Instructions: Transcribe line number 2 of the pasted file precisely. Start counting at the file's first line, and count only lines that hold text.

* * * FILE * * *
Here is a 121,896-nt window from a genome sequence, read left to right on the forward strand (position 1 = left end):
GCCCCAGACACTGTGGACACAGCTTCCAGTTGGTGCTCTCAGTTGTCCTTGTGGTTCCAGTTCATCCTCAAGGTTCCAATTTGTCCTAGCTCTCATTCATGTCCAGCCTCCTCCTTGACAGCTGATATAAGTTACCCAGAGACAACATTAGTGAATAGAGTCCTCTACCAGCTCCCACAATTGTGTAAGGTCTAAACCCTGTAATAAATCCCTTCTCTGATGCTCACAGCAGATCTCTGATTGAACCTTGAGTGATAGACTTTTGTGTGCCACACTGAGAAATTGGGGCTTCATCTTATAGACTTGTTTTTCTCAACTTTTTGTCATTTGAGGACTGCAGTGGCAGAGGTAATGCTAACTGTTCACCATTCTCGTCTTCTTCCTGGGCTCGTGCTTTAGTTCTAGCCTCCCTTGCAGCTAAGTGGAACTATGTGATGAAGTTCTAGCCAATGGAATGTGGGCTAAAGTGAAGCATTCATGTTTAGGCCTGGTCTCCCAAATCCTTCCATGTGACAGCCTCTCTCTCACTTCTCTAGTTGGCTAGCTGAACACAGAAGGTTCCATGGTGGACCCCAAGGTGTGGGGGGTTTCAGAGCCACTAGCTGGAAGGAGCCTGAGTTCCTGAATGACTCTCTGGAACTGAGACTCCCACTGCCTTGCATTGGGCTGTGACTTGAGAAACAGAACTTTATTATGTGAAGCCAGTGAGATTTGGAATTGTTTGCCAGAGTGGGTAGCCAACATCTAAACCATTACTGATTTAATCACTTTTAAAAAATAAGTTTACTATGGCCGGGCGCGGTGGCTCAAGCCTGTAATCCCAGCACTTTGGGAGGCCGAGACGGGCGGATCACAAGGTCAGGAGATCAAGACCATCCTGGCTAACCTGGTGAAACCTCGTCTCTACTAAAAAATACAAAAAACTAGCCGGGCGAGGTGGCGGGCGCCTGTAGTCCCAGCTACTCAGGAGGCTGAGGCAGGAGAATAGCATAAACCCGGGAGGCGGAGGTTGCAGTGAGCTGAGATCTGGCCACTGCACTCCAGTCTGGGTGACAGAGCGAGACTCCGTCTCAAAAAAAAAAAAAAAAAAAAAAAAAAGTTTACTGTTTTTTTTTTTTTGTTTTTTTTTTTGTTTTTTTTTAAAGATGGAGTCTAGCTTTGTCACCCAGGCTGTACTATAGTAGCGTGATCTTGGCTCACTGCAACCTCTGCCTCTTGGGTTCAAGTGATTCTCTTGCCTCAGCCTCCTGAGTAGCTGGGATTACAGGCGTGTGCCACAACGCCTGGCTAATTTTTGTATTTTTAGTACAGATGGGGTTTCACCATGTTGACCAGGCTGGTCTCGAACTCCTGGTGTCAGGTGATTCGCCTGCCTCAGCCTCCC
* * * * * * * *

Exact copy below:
GCCCCAGACACTGTGGACACAGCTTCCAGTTGGTGCTCTCAGTTGTCCTTGTGGTTCCAGTTCATCCTCAAGGTTCCAATTTGTCCTAGCTCTCATTCATGTCCAGCCTCCTCCTTGACAGCTGATATAAGTTACCCAGAGACAACATTAGTGAATAGAGTCCTCTACCAGCTCCCACAATTGTGTAAGGTCTAAACCCTGTAATAAATCCCTTCTCTGATGCTCACAGCAGATCTCTGATTGAACCTTGAGTGATAGACTTTTGTGTGCCACACTGAGAAATTGGGGCTTCATCTTATAGACTTGTTTTTCTCAACTTTTTGTCATTTGAGGACTGCAGTGGCAGAGGTAATGCTAACTGTTCACCATTCTCGTCTTCTTCCTGGGCTCGTGCTTTAGTTCTAGCCTCCCTTGCAGCTAAGTGGAACTATGTGATGAAGTTCTAGCCAATGGAATGTGGGCTAAAGTGAAGCATTCATGTTTAGGCCTGGTCTCCCAAATCCTTCCATGTGACAGCCTCTCTCTCACTTCTCTAGTTGGCTAGCTGAACACAGAAGGTTCCATGGTGGACCCCAAGGTGTGGGGGGTTTCAGAGCCACTAGCTGGAAGGAGCCTGAGTTCCTGAATGACTCTCTGGAACTGAGACTCCCACTGCCTTGCATTGGGCTGTGACTTGAGAAACAGAACTTTATTATGTGAAGCCAGTGAGATTTGGAATTGTTTGCCAGAGTGGGTAGCCAACATCTAAACCATTACTGATTTAATCACTTTTAAAAAATAAGTTTACTATGGCCGGGCGCGGTGGCTCAAGCCTGTAATCCCAGCACTTTGGGAGGCCGAGACGGGCGGATCACAAGGTCAGGAGATCAAGACCATCCTGGCTAACCTGGTGAAACCTCGTCTCTACTAAAAAATACAAAAAACTAGCCGGGCGAGGTGGCGGGCGCCTGTAGTCCCAGCTACTCAGGAGGCTGAGGCAGGAGAATAGCATAAACCCGGGAGGCGGAGGTTGCAGTGAGCTGAGATCTGGCCACTGCACTCCAGTCTGGGTGACAGAGCGAGACTCCGTCTCAAAAAAAAAAAAAAAAAAAAAAAAAAGTTTACTGTTTTTTTTTTTTTGTTTTTTTTTTTGTTTTTTTTTAAAGATGGAGTCTAGCTTTGTCACCCAGGCTGTACTATAGTAGCGTGATCTTGGCTCACTGCAACCTCTGCCTCTTGGGTTCAAGTGATTCTCTTGCCTCAGCCTCCTGAGTAGCTGGGATTACAGGCGTGTGCCACAACGCCTGGCTAATTTTTGTATTTTTAGTACAGATGGGGTTTCACCATGTTGACCAGGCTGGTCTCGAACTCCTGGTGTCAGGTGATTCGCCTGCCTCAGCCTCCC